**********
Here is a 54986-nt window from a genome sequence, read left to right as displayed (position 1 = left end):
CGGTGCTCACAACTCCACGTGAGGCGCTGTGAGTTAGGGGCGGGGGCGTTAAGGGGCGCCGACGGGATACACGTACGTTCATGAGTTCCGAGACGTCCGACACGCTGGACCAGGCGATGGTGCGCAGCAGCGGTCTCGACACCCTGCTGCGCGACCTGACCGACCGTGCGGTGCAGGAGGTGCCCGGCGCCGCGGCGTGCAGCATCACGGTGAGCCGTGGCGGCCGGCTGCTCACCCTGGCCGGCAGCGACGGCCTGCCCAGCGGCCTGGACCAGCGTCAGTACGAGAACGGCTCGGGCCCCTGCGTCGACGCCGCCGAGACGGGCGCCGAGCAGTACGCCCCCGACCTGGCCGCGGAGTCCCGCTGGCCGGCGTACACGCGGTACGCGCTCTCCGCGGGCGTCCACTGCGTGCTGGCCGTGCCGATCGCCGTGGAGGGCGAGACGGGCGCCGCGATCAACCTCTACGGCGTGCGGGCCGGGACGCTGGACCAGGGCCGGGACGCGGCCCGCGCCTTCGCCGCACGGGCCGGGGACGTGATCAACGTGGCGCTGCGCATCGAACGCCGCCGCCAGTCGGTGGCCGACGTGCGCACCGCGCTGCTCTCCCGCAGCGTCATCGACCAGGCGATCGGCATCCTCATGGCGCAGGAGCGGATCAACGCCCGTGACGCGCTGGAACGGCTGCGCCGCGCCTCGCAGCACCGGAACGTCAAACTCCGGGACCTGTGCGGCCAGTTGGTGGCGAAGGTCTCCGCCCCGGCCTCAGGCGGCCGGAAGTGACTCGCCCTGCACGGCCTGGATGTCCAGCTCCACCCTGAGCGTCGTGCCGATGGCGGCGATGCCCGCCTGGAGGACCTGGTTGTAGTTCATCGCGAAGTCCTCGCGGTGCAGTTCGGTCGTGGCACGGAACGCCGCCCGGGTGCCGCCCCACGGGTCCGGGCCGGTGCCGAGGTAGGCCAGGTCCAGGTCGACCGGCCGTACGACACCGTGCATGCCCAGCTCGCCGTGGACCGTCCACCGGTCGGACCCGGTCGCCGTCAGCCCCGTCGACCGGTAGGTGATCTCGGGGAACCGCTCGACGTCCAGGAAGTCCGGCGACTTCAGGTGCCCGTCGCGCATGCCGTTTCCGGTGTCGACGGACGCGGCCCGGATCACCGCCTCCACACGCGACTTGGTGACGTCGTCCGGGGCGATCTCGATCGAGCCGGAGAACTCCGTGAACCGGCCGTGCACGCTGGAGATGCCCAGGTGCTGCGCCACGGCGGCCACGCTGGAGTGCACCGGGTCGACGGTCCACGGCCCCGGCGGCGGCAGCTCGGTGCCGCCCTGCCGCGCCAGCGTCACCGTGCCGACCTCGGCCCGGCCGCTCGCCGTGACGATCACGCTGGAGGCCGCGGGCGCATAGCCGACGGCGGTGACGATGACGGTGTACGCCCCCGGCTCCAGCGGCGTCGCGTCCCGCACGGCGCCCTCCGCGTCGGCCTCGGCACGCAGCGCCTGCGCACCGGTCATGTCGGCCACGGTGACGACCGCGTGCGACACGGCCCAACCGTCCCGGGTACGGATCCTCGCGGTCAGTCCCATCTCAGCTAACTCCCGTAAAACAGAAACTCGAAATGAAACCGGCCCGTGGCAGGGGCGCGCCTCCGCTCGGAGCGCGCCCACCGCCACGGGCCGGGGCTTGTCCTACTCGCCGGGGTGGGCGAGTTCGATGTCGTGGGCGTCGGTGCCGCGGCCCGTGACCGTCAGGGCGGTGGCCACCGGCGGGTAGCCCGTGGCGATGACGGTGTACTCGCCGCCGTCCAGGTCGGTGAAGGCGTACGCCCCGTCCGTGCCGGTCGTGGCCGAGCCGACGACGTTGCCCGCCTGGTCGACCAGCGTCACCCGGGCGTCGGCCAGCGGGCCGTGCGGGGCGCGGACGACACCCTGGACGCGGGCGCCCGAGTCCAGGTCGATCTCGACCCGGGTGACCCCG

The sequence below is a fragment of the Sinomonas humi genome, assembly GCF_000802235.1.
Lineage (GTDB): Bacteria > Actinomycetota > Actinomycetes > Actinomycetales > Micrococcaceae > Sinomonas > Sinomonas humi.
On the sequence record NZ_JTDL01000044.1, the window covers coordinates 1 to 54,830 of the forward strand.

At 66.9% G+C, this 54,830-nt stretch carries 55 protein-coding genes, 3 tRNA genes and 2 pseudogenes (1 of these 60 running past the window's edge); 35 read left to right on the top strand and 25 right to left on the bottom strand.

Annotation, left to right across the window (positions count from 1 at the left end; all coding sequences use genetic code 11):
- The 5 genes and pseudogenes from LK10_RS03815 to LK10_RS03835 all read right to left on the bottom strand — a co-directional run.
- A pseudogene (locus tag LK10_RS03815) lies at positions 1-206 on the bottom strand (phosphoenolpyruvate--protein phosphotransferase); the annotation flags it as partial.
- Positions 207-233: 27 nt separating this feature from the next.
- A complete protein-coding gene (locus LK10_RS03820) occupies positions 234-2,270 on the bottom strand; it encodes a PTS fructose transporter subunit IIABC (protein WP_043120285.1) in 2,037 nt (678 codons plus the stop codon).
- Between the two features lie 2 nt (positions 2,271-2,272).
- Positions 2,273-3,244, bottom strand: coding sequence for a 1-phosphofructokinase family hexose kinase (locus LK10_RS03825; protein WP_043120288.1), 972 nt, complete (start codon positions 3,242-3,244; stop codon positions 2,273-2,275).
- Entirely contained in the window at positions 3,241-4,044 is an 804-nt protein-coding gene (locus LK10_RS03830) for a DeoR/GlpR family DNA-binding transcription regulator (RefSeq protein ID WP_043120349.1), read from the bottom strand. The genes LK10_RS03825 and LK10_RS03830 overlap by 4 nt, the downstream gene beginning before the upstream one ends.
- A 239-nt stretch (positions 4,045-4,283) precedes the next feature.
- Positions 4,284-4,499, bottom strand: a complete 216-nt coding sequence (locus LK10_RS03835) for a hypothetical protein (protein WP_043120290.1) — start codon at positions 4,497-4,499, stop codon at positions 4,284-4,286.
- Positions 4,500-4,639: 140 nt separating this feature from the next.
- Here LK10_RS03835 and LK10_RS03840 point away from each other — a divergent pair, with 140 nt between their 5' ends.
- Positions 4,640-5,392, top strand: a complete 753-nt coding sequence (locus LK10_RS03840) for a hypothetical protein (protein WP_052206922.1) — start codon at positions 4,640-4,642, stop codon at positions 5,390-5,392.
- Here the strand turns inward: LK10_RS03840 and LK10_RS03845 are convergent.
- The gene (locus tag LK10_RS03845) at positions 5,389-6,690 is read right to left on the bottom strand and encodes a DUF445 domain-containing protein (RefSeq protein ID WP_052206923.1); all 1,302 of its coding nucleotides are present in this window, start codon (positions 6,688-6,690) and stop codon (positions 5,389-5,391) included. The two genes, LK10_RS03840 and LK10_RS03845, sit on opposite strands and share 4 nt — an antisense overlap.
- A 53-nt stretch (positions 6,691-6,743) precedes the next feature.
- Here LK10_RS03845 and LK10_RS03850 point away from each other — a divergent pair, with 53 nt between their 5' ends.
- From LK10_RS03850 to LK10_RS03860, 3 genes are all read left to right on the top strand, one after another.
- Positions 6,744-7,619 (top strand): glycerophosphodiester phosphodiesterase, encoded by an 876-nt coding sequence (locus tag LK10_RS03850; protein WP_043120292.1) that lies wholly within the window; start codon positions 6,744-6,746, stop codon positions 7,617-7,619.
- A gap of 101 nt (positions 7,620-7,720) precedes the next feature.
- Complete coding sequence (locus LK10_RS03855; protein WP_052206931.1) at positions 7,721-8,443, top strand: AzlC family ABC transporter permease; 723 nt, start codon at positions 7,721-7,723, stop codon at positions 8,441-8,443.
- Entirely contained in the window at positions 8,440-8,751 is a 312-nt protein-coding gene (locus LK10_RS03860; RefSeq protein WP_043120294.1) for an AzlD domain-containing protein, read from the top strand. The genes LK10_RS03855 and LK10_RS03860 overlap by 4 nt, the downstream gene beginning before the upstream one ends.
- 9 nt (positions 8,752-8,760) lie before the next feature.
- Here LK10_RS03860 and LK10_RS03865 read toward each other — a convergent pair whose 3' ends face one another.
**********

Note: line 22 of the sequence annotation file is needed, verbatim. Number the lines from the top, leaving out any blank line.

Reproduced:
- A 53-nt stretch (positions 6,691-6,743) precedes the next feature.